Reasonable and Probable Grounds to Believe

Tim Wildsmith on

John’s Gospel

Many scholars opine that John’s Gospel was written in the late first century CE, at a time when Christians were continuing to live as Jews, albeit Christian Jews, as a denomination within Judaism. John’s writing place is often linked with Ephesus, a large city for its time in Roman controlled Asia Minor, one of the seven cities where Christian churches had already been located. (Rev 1:11)

Some 20 years after the fall of Jerusalem and the destruction of the temple in 70 CE, the Jews reorganized their shattered community at a council held in Jamnia, Galilee. By this time, the Pharisees had regained control, and other Jewish groups such as the Sadducees withered in their influence. As for the Christians, they had been decisively excluded from what had been the broad church of Judaism. The Gospel refers to the Jews putting followers of Jesus “out of the synagogue.” (John 9:22.16:2) This is not mentioned in the three Synoptic Gospels, and considering the time frame of their writing, it is unlikely to have occurred during Jesus’ ministry. 

The first three Gospels of Matthew, Mark, and Luke, often referred to as “Synoptic Gospels,” present a similar or common view. John’s Gospel, often referred to as the “Fourth Gospel” has distinct differences. The purpose of John’s Gospel is succinctly stated “…so that you may come to believe…and that through believing you may have life in his name.” (Jn 20:31) At a time when Christianity was under attack from Jews, Romans, sceptics, and others, John wanted to present the essential truth of the Christian faith, to overcome the objections of its critics. 

John’s distinctive language and imagery, his focus on independent traditions, and the theological and philosophical milieu of his time, lend support to the view that he wanted to expand his audience to a broader religious world with a more universal appeal—to prove conclusively that Jesus of Nazareth is the Son of God, and that all who believe in him will have eternal life.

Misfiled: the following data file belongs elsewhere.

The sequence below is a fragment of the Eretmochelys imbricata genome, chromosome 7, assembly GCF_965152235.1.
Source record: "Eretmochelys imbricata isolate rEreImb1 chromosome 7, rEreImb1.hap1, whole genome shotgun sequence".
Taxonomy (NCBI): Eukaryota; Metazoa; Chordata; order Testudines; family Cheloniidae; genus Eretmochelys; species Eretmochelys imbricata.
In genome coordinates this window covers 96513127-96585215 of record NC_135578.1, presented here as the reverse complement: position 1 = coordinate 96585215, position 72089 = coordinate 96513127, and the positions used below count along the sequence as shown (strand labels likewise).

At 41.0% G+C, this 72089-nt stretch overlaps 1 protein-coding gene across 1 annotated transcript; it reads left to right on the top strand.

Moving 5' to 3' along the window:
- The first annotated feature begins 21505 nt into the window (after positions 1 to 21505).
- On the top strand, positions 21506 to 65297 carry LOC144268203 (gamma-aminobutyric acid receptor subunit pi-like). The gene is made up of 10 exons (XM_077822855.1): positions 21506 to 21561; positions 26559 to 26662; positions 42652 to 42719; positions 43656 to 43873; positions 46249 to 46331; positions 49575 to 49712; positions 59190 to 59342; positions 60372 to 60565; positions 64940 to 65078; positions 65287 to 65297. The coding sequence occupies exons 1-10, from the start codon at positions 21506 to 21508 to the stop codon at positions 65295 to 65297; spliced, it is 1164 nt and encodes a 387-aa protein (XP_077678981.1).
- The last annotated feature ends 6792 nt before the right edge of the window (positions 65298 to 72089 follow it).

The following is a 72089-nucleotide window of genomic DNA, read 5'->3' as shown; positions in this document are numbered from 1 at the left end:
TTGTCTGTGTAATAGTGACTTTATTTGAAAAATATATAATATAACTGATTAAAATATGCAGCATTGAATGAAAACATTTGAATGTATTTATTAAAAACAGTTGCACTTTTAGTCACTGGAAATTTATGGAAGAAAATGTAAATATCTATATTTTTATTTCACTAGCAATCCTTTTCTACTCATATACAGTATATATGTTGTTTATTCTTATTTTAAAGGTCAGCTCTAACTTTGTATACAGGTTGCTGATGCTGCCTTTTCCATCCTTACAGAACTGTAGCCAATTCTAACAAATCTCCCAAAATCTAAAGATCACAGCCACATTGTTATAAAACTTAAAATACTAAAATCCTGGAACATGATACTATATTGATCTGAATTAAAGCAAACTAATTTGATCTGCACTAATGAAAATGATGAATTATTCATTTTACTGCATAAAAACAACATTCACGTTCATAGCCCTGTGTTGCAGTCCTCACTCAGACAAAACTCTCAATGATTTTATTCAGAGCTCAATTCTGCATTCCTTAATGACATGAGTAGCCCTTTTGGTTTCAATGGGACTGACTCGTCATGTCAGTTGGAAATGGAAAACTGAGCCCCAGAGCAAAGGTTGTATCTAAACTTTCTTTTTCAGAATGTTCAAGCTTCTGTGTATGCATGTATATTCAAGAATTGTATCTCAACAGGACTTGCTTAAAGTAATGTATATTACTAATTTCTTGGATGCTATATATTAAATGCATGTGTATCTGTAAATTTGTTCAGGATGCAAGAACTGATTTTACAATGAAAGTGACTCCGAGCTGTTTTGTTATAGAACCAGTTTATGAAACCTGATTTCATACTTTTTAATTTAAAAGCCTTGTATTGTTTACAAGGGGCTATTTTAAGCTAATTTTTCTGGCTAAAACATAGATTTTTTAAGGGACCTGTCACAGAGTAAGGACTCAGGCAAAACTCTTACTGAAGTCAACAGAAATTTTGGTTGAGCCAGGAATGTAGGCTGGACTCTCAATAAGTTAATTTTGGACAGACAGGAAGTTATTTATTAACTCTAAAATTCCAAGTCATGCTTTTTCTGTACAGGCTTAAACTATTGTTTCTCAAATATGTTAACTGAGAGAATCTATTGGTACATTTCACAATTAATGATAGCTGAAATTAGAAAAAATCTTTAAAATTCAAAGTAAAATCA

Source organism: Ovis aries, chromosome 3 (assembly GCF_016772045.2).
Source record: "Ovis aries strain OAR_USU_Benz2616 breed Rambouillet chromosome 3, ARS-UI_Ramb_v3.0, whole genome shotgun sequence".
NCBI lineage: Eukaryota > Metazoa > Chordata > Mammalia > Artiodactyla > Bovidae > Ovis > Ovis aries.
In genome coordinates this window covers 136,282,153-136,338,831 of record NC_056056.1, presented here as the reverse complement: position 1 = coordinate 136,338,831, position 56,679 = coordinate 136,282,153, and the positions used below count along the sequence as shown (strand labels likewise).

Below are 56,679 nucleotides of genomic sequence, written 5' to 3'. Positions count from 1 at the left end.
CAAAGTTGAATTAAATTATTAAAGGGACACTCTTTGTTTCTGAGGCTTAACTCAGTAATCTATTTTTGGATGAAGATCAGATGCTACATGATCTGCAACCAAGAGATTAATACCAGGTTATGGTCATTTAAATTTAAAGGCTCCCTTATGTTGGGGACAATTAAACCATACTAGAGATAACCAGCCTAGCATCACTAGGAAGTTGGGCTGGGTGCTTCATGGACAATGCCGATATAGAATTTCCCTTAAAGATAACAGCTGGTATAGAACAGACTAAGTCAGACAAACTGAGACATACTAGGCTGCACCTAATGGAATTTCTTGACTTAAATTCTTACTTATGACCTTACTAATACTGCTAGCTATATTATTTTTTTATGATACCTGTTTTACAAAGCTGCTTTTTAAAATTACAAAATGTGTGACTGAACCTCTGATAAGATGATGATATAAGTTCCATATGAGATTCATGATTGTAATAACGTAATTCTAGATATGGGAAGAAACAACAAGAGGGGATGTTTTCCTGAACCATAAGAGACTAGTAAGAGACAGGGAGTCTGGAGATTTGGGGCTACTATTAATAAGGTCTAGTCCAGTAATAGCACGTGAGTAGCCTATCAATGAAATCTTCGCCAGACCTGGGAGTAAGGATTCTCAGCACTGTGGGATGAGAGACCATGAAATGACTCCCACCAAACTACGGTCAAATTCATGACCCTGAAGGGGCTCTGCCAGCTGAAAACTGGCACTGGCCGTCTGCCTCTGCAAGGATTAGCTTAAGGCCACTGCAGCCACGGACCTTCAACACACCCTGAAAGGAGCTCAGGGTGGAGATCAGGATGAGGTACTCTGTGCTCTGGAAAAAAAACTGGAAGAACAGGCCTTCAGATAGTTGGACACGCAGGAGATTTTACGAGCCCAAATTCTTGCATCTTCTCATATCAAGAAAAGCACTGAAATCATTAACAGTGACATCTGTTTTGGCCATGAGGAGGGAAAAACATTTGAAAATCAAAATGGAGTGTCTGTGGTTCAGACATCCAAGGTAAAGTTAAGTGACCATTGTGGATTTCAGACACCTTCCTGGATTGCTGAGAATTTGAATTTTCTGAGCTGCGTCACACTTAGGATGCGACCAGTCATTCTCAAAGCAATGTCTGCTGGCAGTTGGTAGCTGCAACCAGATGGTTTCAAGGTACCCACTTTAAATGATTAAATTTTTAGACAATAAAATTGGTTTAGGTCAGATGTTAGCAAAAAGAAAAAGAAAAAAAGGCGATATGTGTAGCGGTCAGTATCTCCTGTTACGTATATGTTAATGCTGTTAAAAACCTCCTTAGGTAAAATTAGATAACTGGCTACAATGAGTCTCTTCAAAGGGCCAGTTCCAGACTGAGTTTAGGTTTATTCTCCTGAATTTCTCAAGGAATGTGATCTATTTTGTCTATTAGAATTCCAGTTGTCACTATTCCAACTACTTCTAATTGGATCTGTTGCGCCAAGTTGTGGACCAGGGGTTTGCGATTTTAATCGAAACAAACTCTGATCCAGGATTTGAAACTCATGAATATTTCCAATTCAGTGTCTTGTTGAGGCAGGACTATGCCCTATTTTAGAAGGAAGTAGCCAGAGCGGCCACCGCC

An overriding theme throughout John’s Gospel is the promise of eternal life through Jesus Christ, “to all who received him, who believed in his name, he gave power to become children of God.” (Jn 1:11-12) The “Good News” is God’s action in Christ, and that “everyone who believes in him may not perish but have eternal life.” (Jn 3:16)

Interestingly, John only uses the phrase “Kingdom of God” twice (Jn 3:3,5), whereas he continually talks about life and eternal life. It is as though the tables are turned completely: with the “Kingdom of God” being the dominant theme in the Synoptic Gospels, and “eternal life” being very dominant with John. Scholars speak of John’s realized eschatology (that is the part of theology concerned with death, judgment, and the final destiny of the soul and of humankind). Furthermore, John lived at a time when the church was having to adjust to Jesus’ failure to return (the so-called failure of the Parousia) or the Second Coming. And that he chose to emphasize Jesus’ spiritual presence in the church through the Holy Spirit rather than on his future return. Jesus did promise to come again, but did so in the person of the Spirit. 

John’s Gospel gets underway with: “In the beginning was the Word, and the Word was with God, and the Word was God.” (Jn 1:1) The Word became flesh and dwelt among people in the person of Jesus of Nazareth. John sees Jesus as the new Spirit endowed leader, bringing the universal experience of the Spirit to all believers, and John viewed eternal life as fellowship with the Father and the Son, since it is precisely through the Holy Spirit that the Father and Son come to dwell within the believer. This approach to the meaning of eternal life can be thought of as accessible, even to us in the here and now.

Keep on reading

Skip to content